Warning – this post is about feminine hygiene products. If you’re squeamish, stop reading now.
We moved into our house in the “country” in February and were instantly catapulted into a variety of new homeowner situations. We belong to an electricity “co-op”. We have a propane tank. We aren’t connected to city sewer – we have a septic field. This means we have a septic tank with a series of perforated pipes buried in trenches in the yard and surrounded by gravel which dispose of the wastewater and organic materials that were broken down by the bacteria in the septic tank.
Having a septic tank means we have to be cognizant of what goes down the drain into the septic system. Lots of things are inappropriate for the septic system – too much detergent, bleach, too much organic waste (food), oil, etc. Remember, there’s bacteria doing amazing work but it’s limited to what it can “eat”. Feminine hygiene products – tampons – may be the biggest NO for septic systems. The bacteria can’t break down the material fast enough (or at all) and they can clog the pipes.
Thankfully, I considered this early and stopped flushing. Disposing of feminine products in the trash was also not a great solution. Then I read a review of menstrual cups by a friend and decided that might be the answer to my problems.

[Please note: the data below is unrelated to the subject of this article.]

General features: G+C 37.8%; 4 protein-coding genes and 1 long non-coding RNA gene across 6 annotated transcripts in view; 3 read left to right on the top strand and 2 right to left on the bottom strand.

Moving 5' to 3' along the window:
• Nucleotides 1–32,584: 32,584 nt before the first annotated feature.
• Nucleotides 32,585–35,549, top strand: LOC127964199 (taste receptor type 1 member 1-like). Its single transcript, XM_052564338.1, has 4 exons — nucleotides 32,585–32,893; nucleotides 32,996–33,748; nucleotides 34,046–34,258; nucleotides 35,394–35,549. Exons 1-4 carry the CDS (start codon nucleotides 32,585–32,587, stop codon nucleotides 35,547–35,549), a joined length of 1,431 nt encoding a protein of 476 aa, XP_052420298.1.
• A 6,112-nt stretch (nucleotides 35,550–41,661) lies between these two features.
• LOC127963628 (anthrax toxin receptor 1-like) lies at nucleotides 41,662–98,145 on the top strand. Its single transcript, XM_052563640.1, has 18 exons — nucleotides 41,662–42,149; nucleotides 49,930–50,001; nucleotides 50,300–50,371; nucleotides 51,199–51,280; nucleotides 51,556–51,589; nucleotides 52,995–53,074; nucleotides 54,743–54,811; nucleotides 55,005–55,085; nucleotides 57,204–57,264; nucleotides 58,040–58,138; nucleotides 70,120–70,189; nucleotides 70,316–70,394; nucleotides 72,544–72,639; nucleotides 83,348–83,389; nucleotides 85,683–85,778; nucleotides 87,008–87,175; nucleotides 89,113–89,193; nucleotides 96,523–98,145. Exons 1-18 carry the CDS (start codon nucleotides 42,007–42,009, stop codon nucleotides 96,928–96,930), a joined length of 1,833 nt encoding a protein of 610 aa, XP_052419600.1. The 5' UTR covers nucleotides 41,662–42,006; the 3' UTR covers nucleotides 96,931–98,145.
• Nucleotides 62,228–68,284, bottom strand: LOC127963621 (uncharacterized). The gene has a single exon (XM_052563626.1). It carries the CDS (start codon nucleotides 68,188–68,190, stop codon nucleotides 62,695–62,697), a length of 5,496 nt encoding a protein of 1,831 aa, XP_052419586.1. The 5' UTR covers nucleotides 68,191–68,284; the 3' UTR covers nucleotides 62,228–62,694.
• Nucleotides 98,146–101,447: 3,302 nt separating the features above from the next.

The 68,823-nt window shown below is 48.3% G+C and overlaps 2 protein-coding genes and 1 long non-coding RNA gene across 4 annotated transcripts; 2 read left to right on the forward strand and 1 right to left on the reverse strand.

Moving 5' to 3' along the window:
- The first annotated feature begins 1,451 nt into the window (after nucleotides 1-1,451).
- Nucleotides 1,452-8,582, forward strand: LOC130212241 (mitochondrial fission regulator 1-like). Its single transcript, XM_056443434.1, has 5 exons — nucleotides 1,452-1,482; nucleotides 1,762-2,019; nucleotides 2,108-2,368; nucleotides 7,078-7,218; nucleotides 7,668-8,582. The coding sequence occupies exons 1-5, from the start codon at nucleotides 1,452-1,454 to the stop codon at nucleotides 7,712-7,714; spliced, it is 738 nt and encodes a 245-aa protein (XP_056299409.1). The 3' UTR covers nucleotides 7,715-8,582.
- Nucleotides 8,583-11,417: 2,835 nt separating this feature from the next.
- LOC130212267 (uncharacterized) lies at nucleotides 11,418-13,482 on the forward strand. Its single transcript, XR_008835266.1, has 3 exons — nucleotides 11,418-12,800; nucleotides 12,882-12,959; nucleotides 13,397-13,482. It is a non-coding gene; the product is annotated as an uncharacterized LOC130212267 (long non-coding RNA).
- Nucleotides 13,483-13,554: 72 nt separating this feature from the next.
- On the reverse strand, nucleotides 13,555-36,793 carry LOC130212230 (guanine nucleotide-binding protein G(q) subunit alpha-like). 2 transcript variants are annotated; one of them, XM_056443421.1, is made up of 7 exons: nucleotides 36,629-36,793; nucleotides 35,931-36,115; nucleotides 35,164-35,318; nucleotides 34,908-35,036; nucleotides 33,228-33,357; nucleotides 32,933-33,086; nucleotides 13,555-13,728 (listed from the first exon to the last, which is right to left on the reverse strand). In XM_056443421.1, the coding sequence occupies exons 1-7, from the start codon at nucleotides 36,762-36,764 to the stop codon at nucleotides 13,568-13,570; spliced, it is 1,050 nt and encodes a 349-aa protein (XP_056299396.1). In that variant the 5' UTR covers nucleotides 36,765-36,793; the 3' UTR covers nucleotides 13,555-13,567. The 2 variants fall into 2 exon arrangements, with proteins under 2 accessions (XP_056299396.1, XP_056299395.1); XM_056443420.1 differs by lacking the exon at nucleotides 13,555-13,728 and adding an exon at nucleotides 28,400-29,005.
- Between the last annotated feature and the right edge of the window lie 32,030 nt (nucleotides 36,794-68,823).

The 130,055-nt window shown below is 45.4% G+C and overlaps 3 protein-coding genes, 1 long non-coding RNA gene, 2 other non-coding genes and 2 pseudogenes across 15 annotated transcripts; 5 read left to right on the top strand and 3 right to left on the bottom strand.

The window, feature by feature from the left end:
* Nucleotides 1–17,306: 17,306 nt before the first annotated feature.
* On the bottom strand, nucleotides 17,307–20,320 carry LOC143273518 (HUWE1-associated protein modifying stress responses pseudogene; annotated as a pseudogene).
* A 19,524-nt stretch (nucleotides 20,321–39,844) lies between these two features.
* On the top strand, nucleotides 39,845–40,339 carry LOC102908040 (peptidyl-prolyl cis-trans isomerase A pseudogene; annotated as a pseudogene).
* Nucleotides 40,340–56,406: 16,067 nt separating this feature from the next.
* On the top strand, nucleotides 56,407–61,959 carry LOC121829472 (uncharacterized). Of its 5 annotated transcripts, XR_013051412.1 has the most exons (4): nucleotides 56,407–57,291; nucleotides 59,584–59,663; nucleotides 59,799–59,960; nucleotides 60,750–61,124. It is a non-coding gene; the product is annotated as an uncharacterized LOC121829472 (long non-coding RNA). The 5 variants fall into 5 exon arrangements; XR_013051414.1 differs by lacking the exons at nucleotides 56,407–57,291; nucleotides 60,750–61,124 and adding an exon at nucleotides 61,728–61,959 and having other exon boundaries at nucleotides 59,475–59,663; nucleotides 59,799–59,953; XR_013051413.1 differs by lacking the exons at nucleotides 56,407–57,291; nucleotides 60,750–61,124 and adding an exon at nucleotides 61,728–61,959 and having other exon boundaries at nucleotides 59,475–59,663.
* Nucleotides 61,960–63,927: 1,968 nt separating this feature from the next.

I admit, like I’m sure every girl in the world, I was a little grossed out by the idea. But then I remembered that hands can be washed. We come in contact with all sorts of disgusting things during the day – other people’s bodily fluids on doorknobs and telephones. If you think about it too long, you’ll never leave your house. But really, wash your hands with soap and hot water and it’s all good.
After the first day, I’m a total convert. No worrying about when I start my period and if I have enough supplies on hand. No worrying about packing things in my purse or suitcase to deal with it. No worries about leaking. No worries!
AND NO WASTE!
I do use Lunette cup wipes to clean my menstrual cup when I’m in a public restroom – since using the sink would be weird for me AND everyone else. Those fabulous folks at Lunette made those wipes biodegradable, so I don’t have to even feel guilty about that. Into the compost pile… or you can even flush it.
The price is a little steep when you first purchase your cup, but you realize quickly that it’s much more cost efficient in the long run. I hesitated at first because what if I didn’t like it? Not to worry. I don’t know anyone who tried one and didn’t like it. And after a couple of days, it’s so not a big deal any more.
More comfortable, cheaper, more natural for your body, no waste. Really – what are you waiting for?